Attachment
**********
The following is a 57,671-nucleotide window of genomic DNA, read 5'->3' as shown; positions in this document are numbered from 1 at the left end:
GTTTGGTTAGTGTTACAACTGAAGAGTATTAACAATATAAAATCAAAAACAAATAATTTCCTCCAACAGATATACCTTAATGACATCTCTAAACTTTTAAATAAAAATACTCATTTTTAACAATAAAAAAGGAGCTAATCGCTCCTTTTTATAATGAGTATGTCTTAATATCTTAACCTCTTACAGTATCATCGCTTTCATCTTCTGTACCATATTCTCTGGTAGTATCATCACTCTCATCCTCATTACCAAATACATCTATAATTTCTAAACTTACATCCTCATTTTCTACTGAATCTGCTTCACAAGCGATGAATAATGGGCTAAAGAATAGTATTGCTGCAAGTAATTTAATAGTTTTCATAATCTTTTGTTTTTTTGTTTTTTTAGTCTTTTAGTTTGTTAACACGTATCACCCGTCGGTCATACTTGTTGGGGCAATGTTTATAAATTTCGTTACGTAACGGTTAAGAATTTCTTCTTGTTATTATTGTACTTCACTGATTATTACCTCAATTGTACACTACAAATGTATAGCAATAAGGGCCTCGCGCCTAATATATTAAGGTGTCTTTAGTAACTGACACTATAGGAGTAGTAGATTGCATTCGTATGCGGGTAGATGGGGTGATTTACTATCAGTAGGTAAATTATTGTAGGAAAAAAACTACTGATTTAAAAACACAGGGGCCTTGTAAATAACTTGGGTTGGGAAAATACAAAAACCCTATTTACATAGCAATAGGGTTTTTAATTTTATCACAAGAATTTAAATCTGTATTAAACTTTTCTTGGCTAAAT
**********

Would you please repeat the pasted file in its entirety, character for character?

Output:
The following is a 57,671-nucleotide window of genomic DNA, read 5'->3' as shown; positions in this document are numbered from 1 at the left end:
GTTTGGTTAGTGTTACAACTGAAGAGTATTAACAATATAAAATCAAAAACAAATAATTTCCTCCAACAGATATACCTTAATGACATCTCTAAACTTTTAAATAAAAATACTCATTTTTAACAATAAAAAAGGAGCTAATCGCTCCTTTTTATAATGAGTATGTCTTAATATCTTAACCTCTTACAGTATCATCGCTTTCATCTTCTGTACCATATTCTCTGGTAGTATCATCACTCTCATCCTCATTACCAAATACATCTATAATTTCTAAACTTACATCCTCATTTTCTACTGAATCTGCTTCACAAGCGATGAATAATGGGCTAAAGAATAGTATTGCTGCAAGTAATTTAATAGTTTTCATAATCTTTTGTTTTTTTGTTTTTTTAGTCTTTTAGTTTGTTAACACGTATCACCCGTCGGTCATACTTGTTGGGGCAATGTTTATAAATTTCGTTACGTAACGGTTAAGAATTTCTTCTTGTTATTATTGTACTTCACTGATTATTACCTCAATTGTACACTACAAATGTATAGCAATAAGGGCCTCGCGCCTAATATATTAAGGTGTCTTTAGTAACTGACACTATAGGAGTAGTAGATTGCATTCGTATGCGGGTAGATGGGGTGATTTACTATCAGTAGGTAAATTATTGTAGGAAAAAAACTACTGATTTAAAAACACAGGGGCCTTGTAAATAACTTGGGTTGGGAAAATACAAAAACCCTATTTACATAGCAATAGGGTTTTTAATTTTATCACAAGAATTTAAATCTGTATTAAACTTTTCTTGGCTAAAT